For many Russians, he said, the historical details about Holy Rus' may be fuzzy, but it symbolizes an "elusive ideal of a people and place transformed by the holy."
For some, this vision offers spiritual meaning amid the rat race of post-communist capitalism, he said. For others, lamenting Moscow's fall from its Soviet-era height of global power, Holy Rus' provides a "compelling narrative of national greatness and uniqueness."
At the same time, he raises challenging questions for the church.
While Putin has been cited widely for human-rights violations, the church hierarchy has embraced him and found common cause in denouncing trends they portray as Western intrusions, such as calls for gay marriage.
Burgess said this is not surprising given the Orthodox tradition of "symphonia," which sees church and state as distinct but mutually supportive. If church hierarchs did criticize the regime, it would most likely be in private, he said. But the close public alliance with a repressive regime will come at a cost to the church, he said.
The Russian Orthodox Church has been honoring, through canonizations and iconography, the many genuine martyrs are others who suffered under communism. This, Burgess said, helps to combat nostalgia for the communist regime.
At the same time, he wishes the Russian Orthodox would do more to acknowledge its own complicity in the repression of rival Ukrainian Catholics under communism and to show solidarity with Jehovah's Witnesses and other religious minorities currently being repressed.
Burgess also said that even at the grassroots, the Russian Orthodox revival has its limits. Many people identify with Orthodoxy but relatively few practice it regularly.
"Russia is a very secular society despite the veneer of Orthodoxy," he said. "You go to Moscow and it's a great world capital with everything that comes along with that – nightlife, pluralism of lifestyles, drug addictions and corruption."
Russian and American Christians "share a common situation today of being in a post-Christian era," he said. "We have things to learn from each other."
Although his book might seem more in the genre of journalism or religious sociology, Burgess is actually a professor of systematic theology. Yet he connects his research to theological considerations.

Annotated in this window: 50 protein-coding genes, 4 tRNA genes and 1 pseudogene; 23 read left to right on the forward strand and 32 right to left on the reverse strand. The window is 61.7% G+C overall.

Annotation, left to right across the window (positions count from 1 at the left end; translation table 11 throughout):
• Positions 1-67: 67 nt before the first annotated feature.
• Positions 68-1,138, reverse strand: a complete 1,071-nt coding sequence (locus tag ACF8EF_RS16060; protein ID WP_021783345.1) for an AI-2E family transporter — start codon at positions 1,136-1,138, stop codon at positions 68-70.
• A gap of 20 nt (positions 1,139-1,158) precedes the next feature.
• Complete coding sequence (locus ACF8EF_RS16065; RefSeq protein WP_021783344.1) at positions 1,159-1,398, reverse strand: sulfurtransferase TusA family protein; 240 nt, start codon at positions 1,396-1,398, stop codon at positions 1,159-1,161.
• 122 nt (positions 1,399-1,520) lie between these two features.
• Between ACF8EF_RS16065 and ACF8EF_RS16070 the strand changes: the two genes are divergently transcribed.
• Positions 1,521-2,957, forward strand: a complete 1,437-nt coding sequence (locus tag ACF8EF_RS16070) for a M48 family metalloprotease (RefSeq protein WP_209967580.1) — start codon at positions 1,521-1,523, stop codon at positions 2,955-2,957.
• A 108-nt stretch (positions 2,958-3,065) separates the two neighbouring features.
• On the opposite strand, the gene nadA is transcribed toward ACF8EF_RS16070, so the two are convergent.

Ever since he did his doctoral dissertation on the English Puritans' goal of building a "holy commonwealth," he has explored such connections between church and state. When he studied in East Germany in the 1980s, he witnessed churches providing a haven for political dissidents.
He said he's learned not to be quick to judge the legions of Russians who identify as Orthodox but seldom go to church.
He tells of a woman he met during a pilgrimage to a monastery in northern Russia.
"She never goes to church in Moscow," he said. "She's been baptized, but she's not sure she really believes in God. ... But if you ask her what it's like to go on pilgrimage to this monastery on an island 60 miles south of the Arctic Circle, she talks about the beauty, the sense of peace."
That, he said, is a form of being religious. "My wish as a theologian is that it would turn in to something more," he said. "But neither would I say her religion is an empty outward set of behaviors. Going to that monastery changed her, at least for a few days. It helped her think about a different dimension of her life."
The sensory richness of Orthodox worship with its churches topped with gold and silver onion domes and filled with icons, incense and sacramental pageantry contrasts sharply with the more verbal, unadorned Presbyterian tradition.
Yet as much as he's come to appreciate Orthodoxy and its adherents, Burgess has remained Presbyterian.
"When we're among Orthodox, we don't feel excluded, but neither have we been ready to say we're ready to give up the heritage that shaped us and gave us faith," he said.